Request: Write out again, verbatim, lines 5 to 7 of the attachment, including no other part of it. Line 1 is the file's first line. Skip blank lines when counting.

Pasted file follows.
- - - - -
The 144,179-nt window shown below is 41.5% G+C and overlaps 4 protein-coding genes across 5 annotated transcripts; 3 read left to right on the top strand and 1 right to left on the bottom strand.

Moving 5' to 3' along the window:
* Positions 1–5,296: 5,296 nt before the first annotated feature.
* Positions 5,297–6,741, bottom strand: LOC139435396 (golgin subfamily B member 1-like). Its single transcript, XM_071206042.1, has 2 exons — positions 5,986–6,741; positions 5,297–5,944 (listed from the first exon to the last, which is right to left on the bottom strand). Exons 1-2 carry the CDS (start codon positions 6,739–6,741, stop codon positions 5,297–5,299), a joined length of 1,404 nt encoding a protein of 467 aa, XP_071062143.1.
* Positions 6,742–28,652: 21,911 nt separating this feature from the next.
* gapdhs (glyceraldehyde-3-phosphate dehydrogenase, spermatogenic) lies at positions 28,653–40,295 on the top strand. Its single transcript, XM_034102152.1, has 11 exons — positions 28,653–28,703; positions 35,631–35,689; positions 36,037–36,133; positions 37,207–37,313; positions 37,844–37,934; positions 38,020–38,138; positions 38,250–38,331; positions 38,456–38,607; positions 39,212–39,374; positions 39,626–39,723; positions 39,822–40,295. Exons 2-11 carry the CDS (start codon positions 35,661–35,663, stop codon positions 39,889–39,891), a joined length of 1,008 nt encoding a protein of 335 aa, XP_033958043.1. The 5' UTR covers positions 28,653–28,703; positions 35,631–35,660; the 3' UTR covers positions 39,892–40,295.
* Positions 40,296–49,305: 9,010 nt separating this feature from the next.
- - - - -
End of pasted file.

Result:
* Positions 6,742–28,652: 21,911 nt separating this feature from the next.
* gapdhs (glyceraldehyde-3-phosphate dehydrogenase, spermatogenic) lies at positions 28,653–40,295 on the top strand. Its single transcript, XM_034102152.1, has 11 exons — positions 28,653–28,703; positions 35,631–35,689; positions 36,037–36,133; positions 37,207–37,313; positions 37,844–37,934; positions 38,020–38,138; positions 38,250–38,331; positions 38,456–38,607; positions 39,212–39,374; positions 39,626–39,723; positions 39,822–40,295. Exons 2-11 carry the CDS (start codon positions 35,661–35,663, stop codon positions 39,889–39,891), a joined length of 1,008 nt encoding a protein of 335 aa, XP_033958043.1. The 5' UTR covers positions 28,653–28,703; positions 35,631–35,660; the 3' UTR covers positions 39,892–40,295.
* Positions 40,296–49,305: 9,010 nt separating this feature from the next.